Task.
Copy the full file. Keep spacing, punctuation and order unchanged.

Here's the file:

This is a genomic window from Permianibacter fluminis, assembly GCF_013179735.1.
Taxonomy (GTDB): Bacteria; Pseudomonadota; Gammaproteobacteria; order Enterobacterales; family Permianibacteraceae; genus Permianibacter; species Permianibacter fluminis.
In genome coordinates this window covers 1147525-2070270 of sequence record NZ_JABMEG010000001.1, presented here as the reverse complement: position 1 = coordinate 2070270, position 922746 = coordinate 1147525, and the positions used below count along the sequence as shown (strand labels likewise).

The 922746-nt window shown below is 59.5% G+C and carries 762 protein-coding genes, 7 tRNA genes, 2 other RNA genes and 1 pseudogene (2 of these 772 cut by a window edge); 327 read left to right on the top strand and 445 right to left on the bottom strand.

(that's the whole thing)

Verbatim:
This is a genomic window from Permianibacter fluminis, assembly GCF_013179735.1.
Taxonomy (GTDB): Bacteria; Pseudomonadota; Gammaproteobacteria; order Enterobacterales; family Permianibacteraceae; genus Permianibacter; species Permianibacter fluminis.
In genome coordinates this window covers 1147525-2070270 of sequence record NZ_JABMEG010000001.1, presented here as the reverse complement: position 1 = coordinate 2070270, position 922746 = coordinate 1147525, and the positions used below count along the sequence as shown (strand labels likewise).

The 922746-nt window shown below is 59.5% G+C and carries 762 protein-coding genes, 7 tRNA genes, 2 other RNA genes and 1 pseudogene (2 of these 772 cut by a window edge); 327 read left to right on the top strand and 445 right to left on the bottom strand.